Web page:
It is with regret that I inform members of the passing of our active Life Member Howard Boys (writes SAM 35 President Alex Imrie). He had been unwell since Christmastime and was admitted to hospital only a few days before his death there on 27 March (1984). I was able to attend the funeral service held in Weedon Church and the burial ceremony at Rugby on Wednesday, 4 April.
Howard Boys was born at Flore, Northamptonshire in 1906. He was always air-minded, and considered that this stemmed from his grandfather who flew kites from the garden. Howard was keen on drawing and making things, and remembered sketching early aeroplanes and playing with models of gliders and other flying machines. He aimed to find out about wireless, then in its infancy; and chemistry also appealed - he was especially curious about making gunpowder to produce his own fireworks. In later years his hobby was to encompass these three main subjects when he became involved with rocket propelled model aeroplanes and those controlled by radio.
He left school at 14 to become an engineering apprentice. This type of work was to prove very unstable in his part of the country and over the years he was to suffer much unemployment. As his
knowledge of materials and proficiency with hand tools increased he made steam engines, cameras, wireless sets - and model aeroplanes. He joined the SMAE in the late 1920s with Membership Number 234 and was an enthusiastic Country Member for a time; but after making some Pelly-Fry type small models he took steps to form a club at Northampton, inaugurated in fine style at Sywell aerodrome on 5 June 1932. His first all-balsa duration model was built especially for the flying competition, which he won with a grand flight of 3 mins 12 secs. Needless to say, the club never looked back, and over the years Howard did much to help it along.
Needing transport, and hearing that a three-wheeled car was taxed as a motor cycle and sidecar, Howard set about making his own car.
Powered by a Francis-Barnett motor bike engine, it was of wooden construction covered with aeroplane fabric. The car was a success but was totally crushed by a bus when just a few months old. fortunately Howard was not on board at the time! Very soon it was rebuilt, and it was to last for many years, taking him to model
meetings with complete reliability.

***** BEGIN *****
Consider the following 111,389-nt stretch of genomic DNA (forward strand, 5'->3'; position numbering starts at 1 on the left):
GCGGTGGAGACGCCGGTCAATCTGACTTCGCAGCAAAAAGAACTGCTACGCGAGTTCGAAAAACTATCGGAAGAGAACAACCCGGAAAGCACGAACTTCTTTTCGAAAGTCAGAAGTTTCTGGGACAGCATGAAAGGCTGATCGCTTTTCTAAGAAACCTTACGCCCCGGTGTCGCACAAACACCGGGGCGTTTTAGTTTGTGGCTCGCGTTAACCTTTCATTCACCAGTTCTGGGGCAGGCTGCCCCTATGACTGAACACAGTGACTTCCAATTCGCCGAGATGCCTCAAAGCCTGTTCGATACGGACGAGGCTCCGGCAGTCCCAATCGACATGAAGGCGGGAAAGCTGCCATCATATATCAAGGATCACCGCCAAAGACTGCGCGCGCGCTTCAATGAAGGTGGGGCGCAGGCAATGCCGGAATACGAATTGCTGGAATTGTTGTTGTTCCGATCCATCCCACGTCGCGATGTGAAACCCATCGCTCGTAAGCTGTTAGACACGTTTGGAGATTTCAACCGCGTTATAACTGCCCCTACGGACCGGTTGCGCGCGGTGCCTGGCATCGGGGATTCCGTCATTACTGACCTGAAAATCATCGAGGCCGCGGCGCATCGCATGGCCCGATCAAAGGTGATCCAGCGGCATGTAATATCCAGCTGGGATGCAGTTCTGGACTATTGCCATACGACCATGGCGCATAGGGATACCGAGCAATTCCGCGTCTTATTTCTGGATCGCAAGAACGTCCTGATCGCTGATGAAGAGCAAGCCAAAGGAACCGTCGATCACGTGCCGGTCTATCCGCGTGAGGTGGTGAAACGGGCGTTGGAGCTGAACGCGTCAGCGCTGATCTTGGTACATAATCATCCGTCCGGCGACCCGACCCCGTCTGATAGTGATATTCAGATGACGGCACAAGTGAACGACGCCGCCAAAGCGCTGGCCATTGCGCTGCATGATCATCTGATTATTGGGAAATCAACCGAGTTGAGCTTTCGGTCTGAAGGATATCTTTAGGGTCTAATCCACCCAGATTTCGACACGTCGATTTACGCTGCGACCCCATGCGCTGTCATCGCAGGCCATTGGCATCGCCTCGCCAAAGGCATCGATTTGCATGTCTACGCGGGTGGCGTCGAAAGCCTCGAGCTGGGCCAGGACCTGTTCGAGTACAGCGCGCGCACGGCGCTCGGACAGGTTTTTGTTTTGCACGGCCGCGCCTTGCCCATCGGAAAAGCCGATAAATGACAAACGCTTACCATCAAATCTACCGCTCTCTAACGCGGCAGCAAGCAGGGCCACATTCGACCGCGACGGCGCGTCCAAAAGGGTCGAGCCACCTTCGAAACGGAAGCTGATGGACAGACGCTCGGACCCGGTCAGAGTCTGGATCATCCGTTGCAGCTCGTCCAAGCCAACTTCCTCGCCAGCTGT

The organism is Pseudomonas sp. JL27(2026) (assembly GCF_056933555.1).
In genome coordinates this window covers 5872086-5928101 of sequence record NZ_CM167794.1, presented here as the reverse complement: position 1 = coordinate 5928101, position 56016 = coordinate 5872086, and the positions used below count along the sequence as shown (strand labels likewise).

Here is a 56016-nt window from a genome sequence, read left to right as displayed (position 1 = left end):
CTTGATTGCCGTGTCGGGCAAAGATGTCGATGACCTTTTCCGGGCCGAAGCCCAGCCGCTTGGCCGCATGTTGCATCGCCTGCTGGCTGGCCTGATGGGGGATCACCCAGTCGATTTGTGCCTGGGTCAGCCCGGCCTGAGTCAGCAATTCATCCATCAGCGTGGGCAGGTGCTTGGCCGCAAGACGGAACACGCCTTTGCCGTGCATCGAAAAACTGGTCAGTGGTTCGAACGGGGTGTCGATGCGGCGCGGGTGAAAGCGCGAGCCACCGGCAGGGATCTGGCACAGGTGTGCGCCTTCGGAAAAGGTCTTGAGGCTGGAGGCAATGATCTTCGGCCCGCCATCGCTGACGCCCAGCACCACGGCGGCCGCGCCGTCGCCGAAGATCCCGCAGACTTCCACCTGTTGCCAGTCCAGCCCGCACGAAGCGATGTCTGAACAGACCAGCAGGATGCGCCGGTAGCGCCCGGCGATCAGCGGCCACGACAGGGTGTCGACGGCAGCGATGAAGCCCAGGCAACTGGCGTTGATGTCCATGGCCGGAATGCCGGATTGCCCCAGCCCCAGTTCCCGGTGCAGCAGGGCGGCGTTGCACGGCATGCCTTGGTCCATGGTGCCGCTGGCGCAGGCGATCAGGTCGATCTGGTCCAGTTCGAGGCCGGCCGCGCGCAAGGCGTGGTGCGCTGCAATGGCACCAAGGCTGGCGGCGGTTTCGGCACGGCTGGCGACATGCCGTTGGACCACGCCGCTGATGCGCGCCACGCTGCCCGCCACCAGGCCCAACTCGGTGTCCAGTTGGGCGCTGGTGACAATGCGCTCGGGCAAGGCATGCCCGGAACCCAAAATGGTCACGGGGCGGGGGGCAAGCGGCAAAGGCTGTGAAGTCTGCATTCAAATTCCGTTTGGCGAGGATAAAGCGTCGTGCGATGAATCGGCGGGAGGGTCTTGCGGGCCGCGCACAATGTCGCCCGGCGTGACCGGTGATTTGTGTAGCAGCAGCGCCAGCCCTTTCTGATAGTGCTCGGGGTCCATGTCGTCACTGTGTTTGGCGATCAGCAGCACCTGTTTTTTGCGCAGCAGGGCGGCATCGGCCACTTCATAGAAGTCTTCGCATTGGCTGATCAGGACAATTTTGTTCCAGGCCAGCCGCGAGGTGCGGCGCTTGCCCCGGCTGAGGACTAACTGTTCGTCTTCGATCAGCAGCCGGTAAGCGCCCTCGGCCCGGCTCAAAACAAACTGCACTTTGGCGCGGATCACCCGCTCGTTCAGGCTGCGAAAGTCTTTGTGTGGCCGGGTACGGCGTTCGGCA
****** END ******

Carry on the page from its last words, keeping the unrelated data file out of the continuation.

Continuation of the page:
Howard built a Wakefield version of his original all-balsa model for the 1934 International event at Warwick but the model became waterlogged in transit and did not do its stuff. He had also been experimenting with tailless models, and on 8 June 1938 the SMAE recognised a flight of 2:07.75 with his rubber-driven hand launch model as the British HL Tailless Record. In 1939 he made a tailless model with tricycle ulc to Wakefield rules and although he did not place in the Trials, the model made a flight of 1:24.5 - accepted as the British ROG Tailless Record - at the '39 Northern Heights Gala.
Before this, Howard had begun to contribute to the then new Aero Modeller. First was a series on construction for beginners; next a description of his Tailless HL Record model; and then a series on flying scale models. As he was no scale expert at this time he had to set about becoming one! His first flying scale model, the very fine 50" rubber-driven Lysander, was kitted by Super Scale Kits of Rutland; and the articles formed the basis of the book Scale Model Aircraft That Fly (co-written with H.J. Towner) published early in 1940. He designed other scale models for various kit manufacturers in his spare time during the war and also instructed ATC cadets in aeromodelling.
With rockets available after the war, Howard began experiments with tailless power models. He flew his Flaming Ptero at Eaton Bray and competed in the tailless contest sponsored by Handley Page, for
which he made two models called Fire Brigade, but experienced much trouble with his rocket units. The models flew much better at Lyon in France with Swiss rockets. His first model aero engine (a 5cc diesel) was brought back from Lyon and when fitted to a modified Fire Engine some good flights resulted. Yet another record was broken in 1948 when this model (now with a Foursome diesel) collared the British Tailless Power Duration (ROG) title.
By now he was working on radio control. After much trouble with rubber-driven escapements he substituted an electric motor. Soon he was using this with a pulse transmitter, and his Rudder Waggler was said to have been the first proportional model system. In 1950 he started his Radio Control Notes in Aeromodeller, and these ran for eight years. The coming of multi rather eased Howard out since he always maintained that he was a single- or at the most two- channel man! His other book, Transistor Circuits for Radio Controlled Models, was published in August 1961.
His was a busy lot; apart from writing about RlC, he attended most meetings - not always to enter, but always keen to 'chin-wag' and to listen to others. His journeys (on motor cycles made by Howard from modified scrap components of various makes) took him further and further afield until he was being welcomed by modellers in Switzerland, Czechoslovakia, Austria and other countries besides.
What endeared him to the Continental modellers was not so much the fact that he had come a long way on a home-made bike (with home-made sleeping-bag and tent) but that despite the extreme luggage limit, Howard always had a model on board to fly with the locals.
He was greatly pleased to have been chosen as a SAM 35 Life Member, and seldom missed a flying meeting. Most of the models he flew in our company were originals; and Howard himself seemed perpetual, as
the old advertisement that said "keeps on going when the rest have stopped!" Howard Boys WAS aeromodelling - we were honoured to have him aboard; and to many of us I am sure, his loss means that the Old Warden meetings can never quite be the same again.